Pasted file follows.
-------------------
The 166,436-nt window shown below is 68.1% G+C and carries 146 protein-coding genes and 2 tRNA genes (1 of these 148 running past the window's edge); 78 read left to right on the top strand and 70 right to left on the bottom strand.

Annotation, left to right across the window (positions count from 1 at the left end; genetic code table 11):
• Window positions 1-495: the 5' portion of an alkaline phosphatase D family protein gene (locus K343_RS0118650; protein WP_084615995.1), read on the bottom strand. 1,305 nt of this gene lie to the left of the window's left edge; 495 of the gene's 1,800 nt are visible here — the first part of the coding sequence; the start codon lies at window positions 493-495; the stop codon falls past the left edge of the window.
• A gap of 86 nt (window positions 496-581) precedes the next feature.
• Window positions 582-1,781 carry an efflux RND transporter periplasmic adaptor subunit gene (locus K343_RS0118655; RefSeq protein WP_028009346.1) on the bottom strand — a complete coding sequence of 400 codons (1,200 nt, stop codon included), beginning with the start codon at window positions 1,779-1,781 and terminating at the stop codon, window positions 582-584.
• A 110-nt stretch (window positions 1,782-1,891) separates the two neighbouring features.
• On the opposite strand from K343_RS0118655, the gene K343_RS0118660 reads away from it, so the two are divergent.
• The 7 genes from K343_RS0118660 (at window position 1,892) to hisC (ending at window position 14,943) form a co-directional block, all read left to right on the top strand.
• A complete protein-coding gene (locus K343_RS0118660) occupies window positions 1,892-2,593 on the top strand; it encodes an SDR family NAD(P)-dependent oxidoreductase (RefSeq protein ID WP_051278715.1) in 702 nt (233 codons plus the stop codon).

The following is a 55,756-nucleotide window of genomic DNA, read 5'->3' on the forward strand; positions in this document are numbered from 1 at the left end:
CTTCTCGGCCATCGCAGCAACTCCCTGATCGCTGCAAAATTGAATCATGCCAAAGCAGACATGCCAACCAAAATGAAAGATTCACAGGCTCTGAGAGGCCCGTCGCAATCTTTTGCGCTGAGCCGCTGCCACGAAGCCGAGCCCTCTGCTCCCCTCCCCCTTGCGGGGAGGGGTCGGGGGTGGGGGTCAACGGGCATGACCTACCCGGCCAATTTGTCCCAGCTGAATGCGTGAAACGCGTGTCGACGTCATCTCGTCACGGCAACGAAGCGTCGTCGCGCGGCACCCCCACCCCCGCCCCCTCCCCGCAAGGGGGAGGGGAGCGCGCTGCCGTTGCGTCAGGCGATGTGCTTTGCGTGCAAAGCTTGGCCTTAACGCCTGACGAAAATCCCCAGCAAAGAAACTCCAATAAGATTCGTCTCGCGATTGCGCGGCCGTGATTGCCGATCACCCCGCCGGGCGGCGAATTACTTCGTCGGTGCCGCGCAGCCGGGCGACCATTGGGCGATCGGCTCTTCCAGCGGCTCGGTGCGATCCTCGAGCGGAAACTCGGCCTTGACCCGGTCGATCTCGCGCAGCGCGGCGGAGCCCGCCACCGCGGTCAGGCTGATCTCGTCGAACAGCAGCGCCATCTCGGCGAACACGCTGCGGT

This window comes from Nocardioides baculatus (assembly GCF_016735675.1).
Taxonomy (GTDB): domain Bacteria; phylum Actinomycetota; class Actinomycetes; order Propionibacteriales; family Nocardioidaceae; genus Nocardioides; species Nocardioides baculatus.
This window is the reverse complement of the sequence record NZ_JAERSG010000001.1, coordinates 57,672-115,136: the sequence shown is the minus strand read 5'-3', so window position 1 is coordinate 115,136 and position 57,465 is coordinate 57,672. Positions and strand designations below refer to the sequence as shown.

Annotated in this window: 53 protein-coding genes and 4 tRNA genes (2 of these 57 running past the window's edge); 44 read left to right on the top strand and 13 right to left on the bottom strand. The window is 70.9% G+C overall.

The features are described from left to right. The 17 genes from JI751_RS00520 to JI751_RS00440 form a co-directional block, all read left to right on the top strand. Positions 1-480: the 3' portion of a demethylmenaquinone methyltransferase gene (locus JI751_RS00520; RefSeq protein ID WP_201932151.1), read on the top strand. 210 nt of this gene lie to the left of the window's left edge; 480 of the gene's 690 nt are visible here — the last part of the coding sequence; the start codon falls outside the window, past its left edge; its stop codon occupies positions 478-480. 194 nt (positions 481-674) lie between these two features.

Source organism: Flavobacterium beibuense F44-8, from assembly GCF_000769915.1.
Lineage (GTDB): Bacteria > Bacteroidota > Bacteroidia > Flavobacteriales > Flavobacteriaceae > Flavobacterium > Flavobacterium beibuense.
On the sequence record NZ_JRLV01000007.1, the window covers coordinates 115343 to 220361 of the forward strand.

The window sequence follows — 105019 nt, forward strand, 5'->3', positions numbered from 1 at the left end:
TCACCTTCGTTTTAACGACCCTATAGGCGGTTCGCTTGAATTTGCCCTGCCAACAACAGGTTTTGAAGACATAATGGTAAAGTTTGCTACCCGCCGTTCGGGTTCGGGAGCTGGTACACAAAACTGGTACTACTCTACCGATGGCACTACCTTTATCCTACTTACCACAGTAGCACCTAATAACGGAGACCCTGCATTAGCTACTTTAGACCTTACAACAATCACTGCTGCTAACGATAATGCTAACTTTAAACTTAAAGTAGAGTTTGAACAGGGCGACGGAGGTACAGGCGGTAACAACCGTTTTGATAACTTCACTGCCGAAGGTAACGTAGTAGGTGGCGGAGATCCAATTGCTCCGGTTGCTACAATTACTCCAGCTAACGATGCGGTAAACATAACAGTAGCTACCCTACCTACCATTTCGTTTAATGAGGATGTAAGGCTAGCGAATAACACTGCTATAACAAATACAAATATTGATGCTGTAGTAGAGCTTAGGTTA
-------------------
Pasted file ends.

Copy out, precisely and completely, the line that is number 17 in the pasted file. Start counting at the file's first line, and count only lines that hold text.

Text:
Source organism: Flavobacterium beibuense F44-8, from assembly GCF_000769915.1.